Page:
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Many Businesses Yet To Grasp Significance of Brexit Divergence on Parallel Trading Laws

Lady Justice statue in front of the Union Jack and European Union flags

Lawyers Warn Time Is Running Out, As IP Exhaustion of Rights Consultation Closes On 31 August

 

Many UK businesses have yet to grasp the significance of Brexit divergence and its impact on parallel trading laws, which could materially affect the way they distribute products and even their entire business models, according to specialist lawyers at national law firm Irwin Mitchell.

 

The warning comes as the law firm continues to support the British Brands Group and its members in considering responses to the government’s formal consultation on what the UKs future exhaustion of IP rights regime should be.

 

With less than 3 weeks left before the consultation closes on 31 August, there are concerns that firms dealing with the more immediate concerns of Brexit and Covid-19 may have missed the significance of the divergence between EU and UK laws on parallel trade, both in the short and long term.

 

Prior to Brexit, the UK was part of the EEA and a party to the EU’s regime on exhaustion of rights. This meant that when goods were placed on the market in any EEA country (including the UK), certain IPR rights which protected those goods (most notably trade marks) were considered exhausted in the rest of the EEA (including the UK). This meant that those goods could be parallel imported into and out of the UK, from and to other EEA countries, without infringing those IP rights.

 

That changed on 1 January 2021 when the UK’s membership of the EU and EEA came to an end. Parallel imports from the EEA into the UK remain lawful, for now, but this is no longer the case for goods travelling the other way, as IP rights in goods first marketed in the UK are no longer deemed exhausted in the EEA.

 

Consequently, UK firms now need to ensure that they have the right-owners’ express consent to export IP-protected goods (including branded goods which have trade mark protection in the EU) from the UK to the rest of Europe.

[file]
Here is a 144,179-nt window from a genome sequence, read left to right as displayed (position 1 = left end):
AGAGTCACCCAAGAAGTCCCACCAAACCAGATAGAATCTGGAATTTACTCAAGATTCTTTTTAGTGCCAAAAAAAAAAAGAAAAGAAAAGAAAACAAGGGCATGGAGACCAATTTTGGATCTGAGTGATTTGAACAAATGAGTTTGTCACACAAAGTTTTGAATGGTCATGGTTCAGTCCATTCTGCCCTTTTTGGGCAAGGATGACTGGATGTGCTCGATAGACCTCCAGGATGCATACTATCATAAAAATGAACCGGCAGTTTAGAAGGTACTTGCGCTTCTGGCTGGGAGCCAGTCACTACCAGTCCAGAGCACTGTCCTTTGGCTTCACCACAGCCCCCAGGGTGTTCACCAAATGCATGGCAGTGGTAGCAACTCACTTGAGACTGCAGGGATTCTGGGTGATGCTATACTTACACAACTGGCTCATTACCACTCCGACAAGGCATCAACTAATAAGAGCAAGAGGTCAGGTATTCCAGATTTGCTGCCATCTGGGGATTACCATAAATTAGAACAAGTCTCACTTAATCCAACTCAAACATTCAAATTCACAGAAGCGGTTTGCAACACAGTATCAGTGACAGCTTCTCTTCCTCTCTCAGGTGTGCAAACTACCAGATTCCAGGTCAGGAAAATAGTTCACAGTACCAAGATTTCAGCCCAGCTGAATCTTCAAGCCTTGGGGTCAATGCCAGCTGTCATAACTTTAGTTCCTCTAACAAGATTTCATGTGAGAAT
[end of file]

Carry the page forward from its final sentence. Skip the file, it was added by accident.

It also remains to be seen whether or not IP rights-owners will try to find ways (legal and commercial) to prevent the free import of protected goods from mainland Europe into the UK, now that protected goods cannot be freely exported the other way. 

 

Irwin Mitchell has been working with the British Brands Group (BBG) and its members and other stakeholders to formulate a response to the consultation that reflects what are likely to be the varied needs and expectations of different market sectors.

 

Alex Newman, an expert lawyer at Irwin Mitchell, said: “Many businesses have had more pressing matters to consider in recent months, so the situation with respect to the exhaustion of IP rights regime has not received the attention it deserves. Many businesses have not fully considered the challenges and opportunities caused by the recent changes (and those which may be caused by potential future changes) to the UK’s exhaustion of rights regime.

 

“IPR owners, parallel traders and downstream distributors will have different interests in, and preferences for, what happens next. With such divergent stakeholder expectations and agendas, opinions on the most appropriate way forward are also likely to differ massively.

 

“The government says it doesn’t have a preferred option, but any change from the status quo will need careful consideration, as the implications could be wide-ranging and not obvious. That’s why it is important for stakeholders to properly consider the potential implications for their businesses, and make their thoughts known in response to the consultation.”

 

About Irwin Mitchell

Irwin Mitchell provides legal and financial services to businesses and individuals operating from 15 locations across the UK.

 

The firm is ranked as a market-leading legal services firm in the independent Legal 500 and Chambers UK guides to UK law with over 250 lawyers personally recommended.

 

Irwin Mitchell Scotland LLP is a separate Scottish legal practice regulated by the Law Society of Scotland and has an office in Glasgow.

 

For more information visit www.irwinmitchell.com

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